Earlier versions of RO-DBT showed promise in two trials of patients with refractory depression and comorbid PD.32 ,33 The manualised version of RO-DBT12 has also been effective in two open trials of adults with anorexia nervosa.34 ,35


Our primary aim is to estimate the effectiveness of RO-DBT in treating RD, compared with TAU. We shall also estimate the cost-effectiveness of RO-DBT relative to TAU alone. We also plan to study moderators of treatment effects and mechanisms of therapeutic change. As RO-DBT emphasises the therapist's role as a model of interpersonal skills, we predict that the development and maintenance of a strong therapeutic alliance will mediate reductions in depressive symptoms. Similarly, since the treatment is challenging, we regard adherence as an important potential mediator.


Design and setting

REFRAMED is a multicentre, randomised controlled trial conducted at three National Health Service (NHS) sites in the UK—Dorset, Hampshire and North Wales. These sites routinely offer outpatient psychological treatment. All trial participants receive TAU, but those allocated at random to the experimental arm also receive 7 months of RO-DBT. We also allocate participants at random between non-therapeutic alternatives designed to facilitate mediational analyses. We measure clinical outcomes at four time points—baseline, and 7, 12 and 18 months after randomisation, using assessors blind to participants’ allocated treatment.


Inclusion criteria

Participants must be 18 years or older, and have a Hamilton-Depression Rating Scale (HAM-D)36 score of at least 15, a current diagnosis of major depressive disorder in the Structured Clinical Interview for DSM-IV Axis I (SCID-I),37 and either TRD defined as two or more previous episodes of depression or chronic depression. In their current episode, furthermore, participants must have taken an adequate dose of ADM for at least 6 weeks without relief.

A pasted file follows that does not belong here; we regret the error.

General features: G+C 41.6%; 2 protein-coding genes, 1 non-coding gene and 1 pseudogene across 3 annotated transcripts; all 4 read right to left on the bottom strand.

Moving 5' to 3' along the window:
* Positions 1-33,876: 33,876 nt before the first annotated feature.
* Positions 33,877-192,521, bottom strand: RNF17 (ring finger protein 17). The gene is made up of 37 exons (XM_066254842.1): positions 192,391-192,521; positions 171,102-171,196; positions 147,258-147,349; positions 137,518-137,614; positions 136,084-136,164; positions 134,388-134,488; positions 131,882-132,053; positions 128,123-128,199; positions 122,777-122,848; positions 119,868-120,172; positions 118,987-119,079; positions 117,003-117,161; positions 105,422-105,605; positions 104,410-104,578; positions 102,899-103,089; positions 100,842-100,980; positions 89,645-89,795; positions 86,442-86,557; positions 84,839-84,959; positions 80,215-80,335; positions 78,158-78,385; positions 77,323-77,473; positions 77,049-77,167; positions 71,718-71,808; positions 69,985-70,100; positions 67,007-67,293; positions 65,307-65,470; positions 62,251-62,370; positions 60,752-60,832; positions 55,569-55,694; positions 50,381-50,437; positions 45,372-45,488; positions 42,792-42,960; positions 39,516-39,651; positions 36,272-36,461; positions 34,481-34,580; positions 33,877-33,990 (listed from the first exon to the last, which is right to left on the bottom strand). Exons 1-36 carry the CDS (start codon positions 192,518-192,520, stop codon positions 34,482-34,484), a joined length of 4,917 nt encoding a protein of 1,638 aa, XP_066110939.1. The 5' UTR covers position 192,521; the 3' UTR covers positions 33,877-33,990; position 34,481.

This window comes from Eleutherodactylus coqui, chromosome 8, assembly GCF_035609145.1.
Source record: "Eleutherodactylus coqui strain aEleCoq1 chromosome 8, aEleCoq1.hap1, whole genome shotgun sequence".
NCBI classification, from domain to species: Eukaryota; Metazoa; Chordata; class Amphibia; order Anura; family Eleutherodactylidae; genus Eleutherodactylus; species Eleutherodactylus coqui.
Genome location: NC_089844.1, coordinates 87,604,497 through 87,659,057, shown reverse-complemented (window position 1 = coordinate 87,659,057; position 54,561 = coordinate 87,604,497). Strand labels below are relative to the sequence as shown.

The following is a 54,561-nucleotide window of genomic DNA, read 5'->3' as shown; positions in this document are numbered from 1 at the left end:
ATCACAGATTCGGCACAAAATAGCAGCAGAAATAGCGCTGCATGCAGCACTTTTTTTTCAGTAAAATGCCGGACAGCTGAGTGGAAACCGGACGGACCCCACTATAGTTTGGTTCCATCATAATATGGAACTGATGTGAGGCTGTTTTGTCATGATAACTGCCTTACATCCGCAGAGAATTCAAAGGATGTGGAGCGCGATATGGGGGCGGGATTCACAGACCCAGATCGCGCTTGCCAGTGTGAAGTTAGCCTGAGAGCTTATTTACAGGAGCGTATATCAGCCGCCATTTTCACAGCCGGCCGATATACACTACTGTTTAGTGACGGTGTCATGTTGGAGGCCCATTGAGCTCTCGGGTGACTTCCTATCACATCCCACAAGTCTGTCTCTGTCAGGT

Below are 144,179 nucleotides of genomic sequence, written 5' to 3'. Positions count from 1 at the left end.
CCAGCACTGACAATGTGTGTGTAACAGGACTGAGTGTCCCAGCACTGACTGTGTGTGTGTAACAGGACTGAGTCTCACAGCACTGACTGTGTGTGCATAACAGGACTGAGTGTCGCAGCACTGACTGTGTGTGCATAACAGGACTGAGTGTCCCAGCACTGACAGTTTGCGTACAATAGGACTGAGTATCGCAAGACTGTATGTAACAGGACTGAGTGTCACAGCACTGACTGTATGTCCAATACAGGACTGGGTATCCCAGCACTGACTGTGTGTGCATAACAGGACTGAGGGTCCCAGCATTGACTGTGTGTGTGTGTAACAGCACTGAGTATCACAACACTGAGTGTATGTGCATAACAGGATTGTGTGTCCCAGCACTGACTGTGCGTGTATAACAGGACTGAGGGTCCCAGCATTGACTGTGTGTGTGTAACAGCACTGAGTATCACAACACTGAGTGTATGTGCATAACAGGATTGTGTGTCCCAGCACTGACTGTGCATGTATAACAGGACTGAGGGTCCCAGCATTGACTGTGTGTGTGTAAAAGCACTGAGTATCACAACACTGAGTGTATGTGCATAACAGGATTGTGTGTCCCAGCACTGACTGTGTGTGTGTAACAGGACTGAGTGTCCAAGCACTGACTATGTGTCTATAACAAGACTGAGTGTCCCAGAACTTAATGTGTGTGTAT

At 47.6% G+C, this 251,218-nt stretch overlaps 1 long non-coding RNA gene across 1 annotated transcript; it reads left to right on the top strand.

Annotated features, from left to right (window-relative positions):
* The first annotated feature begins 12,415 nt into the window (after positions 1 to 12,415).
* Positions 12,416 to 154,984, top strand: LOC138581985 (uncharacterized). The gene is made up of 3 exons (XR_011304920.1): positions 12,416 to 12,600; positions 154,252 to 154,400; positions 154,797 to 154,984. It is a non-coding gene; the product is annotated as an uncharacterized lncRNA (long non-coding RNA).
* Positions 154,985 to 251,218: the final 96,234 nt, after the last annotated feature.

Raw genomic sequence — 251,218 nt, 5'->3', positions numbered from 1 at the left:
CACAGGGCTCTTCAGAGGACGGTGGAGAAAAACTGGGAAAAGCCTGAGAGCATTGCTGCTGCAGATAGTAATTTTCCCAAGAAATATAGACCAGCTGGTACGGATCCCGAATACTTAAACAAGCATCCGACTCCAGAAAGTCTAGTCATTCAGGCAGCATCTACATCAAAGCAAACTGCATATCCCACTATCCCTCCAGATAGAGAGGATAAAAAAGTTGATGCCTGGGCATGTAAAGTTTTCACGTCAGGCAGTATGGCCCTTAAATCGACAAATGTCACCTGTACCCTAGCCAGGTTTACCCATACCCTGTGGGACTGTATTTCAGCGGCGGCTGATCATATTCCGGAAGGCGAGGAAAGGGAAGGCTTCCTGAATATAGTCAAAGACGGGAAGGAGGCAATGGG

Exclusion criteria

We exclude those who meet criteria for dramatic–erratic PD (Cluster B), bipolar depression or psychosis, or have a primary diagnosis of substance dependence or substance abuse disorder. Patients must have an IQ of more than 70 and speak English well enough to participate in the research, including treatment.


Please see figure 1 for a CONSORT diagram of the REFRAMED study participant recruitment, assessment and follow-up timeline.

Figure 1

CONSORT diagram of REFRAMED study participant recruitment, assessment and follow-up timeline.


We recruit participants through mental health clinicians, general practitioners (GPs) and advertisements in clinics and community. Clinical study officers within local NHS organisations handle enquiries and screen potential participants for inclusion criteria and the absence of exclusion criteria by telephone, using a standardised checklist. If eligible and willing, participants attend a second assessment interview.


Our team of trained assessors establish whether these potential participants are indeed eligible. They also administer the baseline assessment of the outcome measures set out in table 1. After the interview, participants receive further questionnaires for home completion. Our assessment lead (HO) monitors interassessor reliability, in particular whether κ’s for SCID and HAM-D are consistently at least 0.70.